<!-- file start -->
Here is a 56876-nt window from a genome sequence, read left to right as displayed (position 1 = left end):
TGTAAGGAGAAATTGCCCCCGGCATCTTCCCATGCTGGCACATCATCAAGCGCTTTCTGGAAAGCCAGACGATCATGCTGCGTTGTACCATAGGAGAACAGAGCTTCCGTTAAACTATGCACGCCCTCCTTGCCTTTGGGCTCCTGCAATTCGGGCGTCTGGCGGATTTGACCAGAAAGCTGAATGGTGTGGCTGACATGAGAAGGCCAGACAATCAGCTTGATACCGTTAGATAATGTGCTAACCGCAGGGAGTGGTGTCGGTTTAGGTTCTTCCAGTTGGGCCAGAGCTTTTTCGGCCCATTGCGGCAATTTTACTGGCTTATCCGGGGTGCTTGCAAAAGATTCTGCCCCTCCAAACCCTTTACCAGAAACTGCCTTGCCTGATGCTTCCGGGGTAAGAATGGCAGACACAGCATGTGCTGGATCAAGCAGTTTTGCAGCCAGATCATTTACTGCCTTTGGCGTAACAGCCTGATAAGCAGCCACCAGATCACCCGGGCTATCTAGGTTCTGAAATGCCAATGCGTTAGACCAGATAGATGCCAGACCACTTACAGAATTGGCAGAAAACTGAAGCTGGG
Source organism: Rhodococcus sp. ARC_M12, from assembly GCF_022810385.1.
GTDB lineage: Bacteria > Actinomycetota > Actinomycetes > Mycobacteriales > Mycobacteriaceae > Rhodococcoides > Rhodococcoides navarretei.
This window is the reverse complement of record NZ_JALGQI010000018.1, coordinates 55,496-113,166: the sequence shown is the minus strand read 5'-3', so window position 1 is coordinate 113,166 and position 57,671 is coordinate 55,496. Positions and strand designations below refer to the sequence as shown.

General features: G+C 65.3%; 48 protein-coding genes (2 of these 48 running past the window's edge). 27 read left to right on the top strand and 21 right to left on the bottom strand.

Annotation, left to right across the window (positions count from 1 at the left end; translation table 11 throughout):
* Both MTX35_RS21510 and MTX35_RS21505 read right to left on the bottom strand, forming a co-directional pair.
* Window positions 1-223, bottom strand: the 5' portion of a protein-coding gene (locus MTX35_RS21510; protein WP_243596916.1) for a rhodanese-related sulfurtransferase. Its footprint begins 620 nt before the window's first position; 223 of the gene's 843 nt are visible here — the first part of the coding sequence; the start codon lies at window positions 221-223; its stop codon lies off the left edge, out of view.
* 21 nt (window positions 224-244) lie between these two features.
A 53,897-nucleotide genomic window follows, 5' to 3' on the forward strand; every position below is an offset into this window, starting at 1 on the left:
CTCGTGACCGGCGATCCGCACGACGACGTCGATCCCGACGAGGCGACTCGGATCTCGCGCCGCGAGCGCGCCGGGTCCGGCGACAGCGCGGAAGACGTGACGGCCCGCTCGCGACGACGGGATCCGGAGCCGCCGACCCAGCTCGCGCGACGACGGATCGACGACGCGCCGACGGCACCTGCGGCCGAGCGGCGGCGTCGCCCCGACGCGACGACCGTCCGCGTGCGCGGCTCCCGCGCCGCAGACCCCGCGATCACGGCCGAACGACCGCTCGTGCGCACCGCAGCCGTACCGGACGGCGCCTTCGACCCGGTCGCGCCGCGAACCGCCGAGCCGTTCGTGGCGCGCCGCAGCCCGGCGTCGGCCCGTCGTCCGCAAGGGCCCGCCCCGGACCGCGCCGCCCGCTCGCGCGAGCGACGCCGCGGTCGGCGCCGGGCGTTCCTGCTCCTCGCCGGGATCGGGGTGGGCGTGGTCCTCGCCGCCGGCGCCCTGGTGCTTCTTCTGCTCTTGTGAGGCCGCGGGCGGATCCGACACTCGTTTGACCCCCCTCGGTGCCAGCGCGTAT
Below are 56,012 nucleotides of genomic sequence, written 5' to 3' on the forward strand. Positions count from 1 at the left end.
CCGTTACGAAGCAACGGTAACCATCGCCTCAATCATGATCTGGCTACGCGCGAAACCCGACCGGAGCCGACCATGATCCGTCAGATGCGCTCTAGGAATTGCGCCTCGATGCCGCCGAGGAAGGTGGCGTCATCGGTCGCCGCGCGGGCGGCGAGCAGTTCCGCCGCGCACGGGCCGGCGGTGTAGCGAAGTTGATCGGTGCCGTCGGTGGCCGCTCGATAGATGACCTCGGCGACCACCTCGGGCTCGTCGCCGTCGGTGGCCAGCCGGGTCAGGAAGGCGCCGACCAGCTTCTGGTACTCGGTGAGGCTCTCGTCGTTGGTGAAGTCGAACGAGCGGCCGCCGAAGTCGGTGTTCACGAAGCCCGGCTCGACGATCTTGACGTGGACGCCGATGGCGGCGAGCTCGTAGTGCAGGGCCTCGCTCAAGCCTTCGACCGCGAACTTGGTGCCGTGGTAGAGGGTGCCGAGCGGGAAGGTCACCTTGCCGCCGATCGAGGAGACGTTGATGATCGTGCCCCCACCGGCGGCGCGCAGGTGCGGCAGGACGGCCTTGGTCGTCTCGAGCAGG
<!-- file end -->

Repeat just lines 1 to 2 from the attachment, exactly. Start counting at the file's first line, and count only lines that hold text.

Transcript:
Here is a 56876-nt window from a genome sequence, read left to right as displayed (position 1 = left end):
TGTAAGGAGAAATTGCCCCCGGCATCTTCCCATGCTGGCACATCATCAAGCGCTTTCTGGAAAGCCAGACGATCATGCTGCGTTGTACCATAGGAGAACAGAGCTTCCGTTAAACTATGCACGCCCTCCTTGCCTTTGGGCTCCTGCAATTCGGGCGTCTGGCGGATTTGACCAGAAAGCTGAATGGTGTGGCTGACATGAGAAGGCCAGACAATCAGCTTGATACCGTTAGATAATGTGCTAACCGCAGGGAGTGGTGTCGGTTTAGGTTCTTCCAGTTGGGCCAGAGCTTTTTCGGCCCATTGCGGCAATTTTACTGGCTTATCCGGGGTGCTTGCAAAAGATTCTGCCCCTCCAAACCCTTTACCAGAAACTGCCTTGCCTGATGCTTCCGGGGTAAGAATGGCAGACACAGCATGTGCTGGATCAAGCAGTTTTGCAGCCAGATCATTTACTGCCTTTGGCGTAACAGCCTGATAAGCAGCCACCAGATCACCCGGGCTATCTAGGTTCTGAAATGCCAATGCGTTAGACCAGATAGATGCCAGACCACTTACAGAATTGGCAGAAAACTGAAGCTGGG